Artist Kerry Skarbakka creates Struggle to Right Oneself, a series of photographs that capture the artist himself in moments of suspended threat: falling from trees, tumbling head over heels in painfully precarious falls, or teetering on the edge of a fateful leap from a railway bridge. The images may be comical yet unavoidably painful to watch. According to Skarbakka, the idea of the fall comes from Martin Heidegger’s description of human existence as a process of perpetual falling. What are we without our falls and broken bones? The photographer captures a loss of control, that inevitable moment, prior to a fall, when one feels uncertain and scared, unable to know what happens next.
I continually return to questions regarding the nature of control and its effects on this perceived responsibility, since beyond the basic laws that govern and maintain our equilibrium, we live in a world that constantly tests our stability in various other forms. It is my understanding and my perspective, which relies on the shifting human conditions of the world that we inhabit. It’s exploration resides in the sublime metaphorical space from where balance has been disrupted to the definitive point of no return. It asks the question of what it means to resist the struggle, to simply let go. Or what are the consequences of holding on?
Skarbakka utilizes special climbing gear and other rigging to achieve each shot, the final images, however, are truly convincing. (via Colossal)
I’m loving these carved magazines by artist Nate Page . Page uses methods of drawing and assemblage to create these paper landscapes. It’s such a simple and powerful idea! I’m a big fan of this series, but some here at Beautiful/Decay think it looks like “bad sand art…” but I’d have to disagree, at the very least it’s ‘cool’ sand art.
We’re glad to introduce, via the website building platform Made With Color, new artists weekly. Made With Color is an interactive website builder helping creative people design their portfolio without a complicated set up. The templates are minimalistic in their structure and their colors, allowing the eyes of the readers to focus on the art pieces. This week we’re excited to share the work of Made With Color userEmmett Potter.
Vibrant colors and figurative shapes live in Emmet Potter’s art pieces. The artist uses mid 20th century comic graphics, advertisements, found objects and photography. His subjects therefore become mixed media pieces blending collage and paint. He calls them ‘handmade ready-mades’. Characters in action involving guns, missiles, love and war in a vivid andexpressive environment. The content depicted by Emmett Potter is inspired by Pop culture and Jungian archetypes. A chosen process to help increase communication with the mass and unfold collective consciousness. The rendering takes the form of traditional canvas paintings or unusual sculpture composition.
Alessandro di Prisco has created a number of beautiful design objects. His latest is Cubico, a multi-functional cube that can serve as a coffee table, magazine rack, stool or as just an objet d’art. Clever design is really all about marrying form and function in an intelligent and beautiful way.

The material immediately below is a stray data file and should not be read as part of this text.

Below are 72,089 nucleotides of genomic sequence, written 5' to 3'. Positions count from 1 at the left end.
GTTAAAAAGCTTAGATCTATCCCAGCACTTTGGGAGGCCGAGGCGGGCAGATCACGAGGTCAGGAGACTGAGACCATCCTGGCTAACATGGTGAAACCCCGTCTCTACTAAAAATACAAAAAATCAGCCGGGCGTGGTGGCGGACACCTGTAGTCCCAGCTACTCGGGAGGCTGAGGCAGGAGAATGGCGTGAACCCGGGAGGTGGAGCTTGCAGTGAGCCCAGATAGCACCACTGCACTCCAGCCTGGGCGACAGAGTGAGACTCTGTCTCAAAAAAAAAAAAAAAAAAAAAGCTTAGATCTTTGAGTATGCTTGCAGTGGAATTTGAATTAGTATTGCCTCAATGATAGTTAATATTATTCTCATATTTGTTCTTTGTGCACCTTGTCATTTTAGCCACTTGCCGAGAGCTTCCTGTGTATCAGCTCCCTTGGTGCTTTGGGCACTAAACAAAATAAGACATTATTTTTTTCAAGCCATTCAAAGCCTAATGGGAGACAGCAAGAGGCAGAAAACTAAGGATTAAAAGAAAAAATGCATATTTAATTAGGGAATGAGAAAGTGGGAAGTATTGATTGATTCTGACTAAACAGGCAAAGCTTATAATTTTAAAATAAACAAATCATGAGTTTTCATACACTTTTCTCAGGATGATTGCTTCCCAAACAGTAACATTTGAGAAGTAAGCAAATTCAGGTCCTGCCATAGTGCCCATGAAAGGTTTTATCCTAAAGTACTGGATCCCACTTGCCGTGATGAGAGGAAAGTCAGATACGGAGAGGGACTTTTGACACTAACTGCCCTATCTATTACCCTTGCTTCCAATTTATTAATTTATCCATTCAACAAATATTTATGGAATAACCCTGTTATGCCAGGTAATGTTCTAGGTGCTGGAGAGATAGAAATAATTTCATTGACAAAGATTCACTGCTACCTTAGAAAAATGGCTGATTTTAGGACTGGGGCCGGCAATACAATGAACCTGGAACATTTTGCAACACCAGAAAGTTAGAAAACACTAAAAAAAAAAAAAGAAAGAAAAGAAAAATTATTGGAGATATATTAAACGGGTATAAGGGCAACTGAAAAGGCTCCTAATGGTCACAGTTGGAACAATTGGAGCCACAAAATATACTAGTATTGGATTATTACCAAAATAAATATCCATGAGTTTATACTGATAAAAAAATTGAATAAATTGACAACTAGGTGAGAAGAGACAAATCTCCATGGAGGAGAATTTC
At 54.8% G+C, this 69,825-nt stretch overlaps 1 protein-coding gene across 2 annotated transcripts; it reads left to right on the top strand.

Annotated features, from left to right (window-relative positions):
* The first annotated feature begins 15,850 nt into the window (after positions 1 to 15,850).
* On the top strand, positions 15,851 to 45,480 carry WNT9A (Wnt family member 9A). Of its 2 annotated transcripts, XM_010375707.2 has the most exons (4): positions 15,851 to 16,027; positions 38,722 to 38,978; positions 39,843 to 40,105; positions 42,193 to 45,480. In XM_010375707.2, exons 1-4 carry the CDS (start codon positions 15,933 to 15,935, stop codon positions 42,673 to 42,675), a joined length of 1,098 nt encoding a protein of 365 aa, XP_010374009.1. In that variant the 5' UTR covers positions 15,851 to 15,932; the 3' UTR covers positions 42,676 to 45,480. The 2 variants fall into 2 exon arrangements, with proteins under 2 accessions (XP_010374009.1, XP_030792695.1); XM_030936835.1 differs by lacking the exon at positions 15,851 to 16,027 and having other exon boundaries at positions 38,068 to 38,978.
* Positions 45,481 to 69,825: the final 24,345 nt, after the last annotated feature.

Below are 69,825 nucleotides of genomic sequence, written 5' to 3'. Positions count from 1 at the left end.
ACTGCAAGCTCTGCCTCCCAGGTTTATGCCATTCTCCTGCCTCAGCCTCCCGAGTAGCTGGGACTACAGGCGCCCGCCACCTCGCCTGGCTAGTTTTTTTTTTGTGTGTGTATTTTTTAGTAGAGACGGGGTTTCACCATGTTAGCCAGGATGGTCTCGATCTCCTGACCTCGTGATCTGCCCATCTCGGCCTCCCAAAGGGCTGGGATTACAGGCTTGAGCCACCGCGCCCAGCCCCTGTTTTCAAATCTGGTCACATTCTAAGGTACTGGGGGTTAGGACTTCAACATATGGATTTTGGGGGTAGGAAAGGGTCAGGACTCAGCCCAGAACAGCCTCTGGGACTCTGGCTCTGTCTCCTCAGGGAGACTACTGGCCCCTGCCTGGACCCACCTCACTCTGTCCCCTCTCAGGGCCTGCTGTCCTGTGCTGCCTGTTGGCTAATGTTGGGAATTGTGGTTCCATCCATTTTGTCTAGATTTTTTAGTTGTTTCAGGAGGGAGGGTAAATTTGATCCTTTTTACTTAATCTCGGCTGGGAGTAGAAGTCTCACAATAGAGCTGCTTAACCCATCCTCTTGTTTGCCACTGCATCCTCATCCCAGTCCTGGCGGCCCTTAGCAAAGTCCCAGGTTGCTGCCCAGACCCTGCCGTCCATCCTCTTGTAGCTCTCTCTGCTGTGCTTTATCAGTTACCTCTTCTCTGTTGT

In Ben F Carney’s digital world objects fly through your body, gravity takes its toll in unperdictable ways, and human skin can be strectched, torn, pulled, and bent in every which way possible. Make sure to check out the video by Ben after the jump.
Super talented Melissa Cooke draws so realistically that you would think her renderings are photographs. Instead of using pencil lines to outline her subjects and draft her compositions, she achieves incredible depth by dusting layers of graphite onto paper with a dry brush. Flirting between different mediums (photography, drawing and painting), she is an expert of achieving highly detailed, strongly contrasting, striking images.
For her series The Between Spaces, she blends two different angles together in one drawing, achieving an impressive effect of superimposed snapshots. Thanks to her unique graphite technique, her highlights seem to glow and radiate off the page. Hair turns from being a series of fine white lines dusted over a darker layer to being a delicate web of strands. Eyes have detailed reflections; the skin Cooke draws have pores; the faces have a complex structure of wrinkles and lines. Cooke says of her series:
The drawings ride the line between what is physical and emotional, inner and outer, real and fantasy. Elements that are innately indescribable. There is a richness in those spaces that I can explore visually. (Source)
Moving on from portraiture, Cooke has also tried her hand at still lifes – objects that she finds in her daily life. Inspired by an abandoned wig she found in the dandelions, she started her series of objects.
These still lives evoke the figure while hinting at a larger narrative. There is both an attraction and repulsion to these discarded objects, like evidence left at a crime scene. That tension is something that has always inspired me, and will continue to propel me forward with the new body of work. (Source)
In his series Hierophanies, Portsmouth, New Hampshire-based artist Bear Kirkpatrick photographs people naked in wild locations. Kirkpatrick travels hours to bring his subjects to remote wilderness and shoots as many images as possible in 15 minutes “quickly to prevent self-reflection or conscious posing” ultimately in an effort to bring out their “liminal states.”
Kirkpatrick adds of the series title: “Hierophanies was taken from the writings of Mircea Eliade; a hierophany was a word he coined to describe in primitive religious mythology a tear in the fabric of the profane world—the world of nature, life and death, rebirth, growth, time—through which it is possible to witness the sacred world—the timeless and eternal.”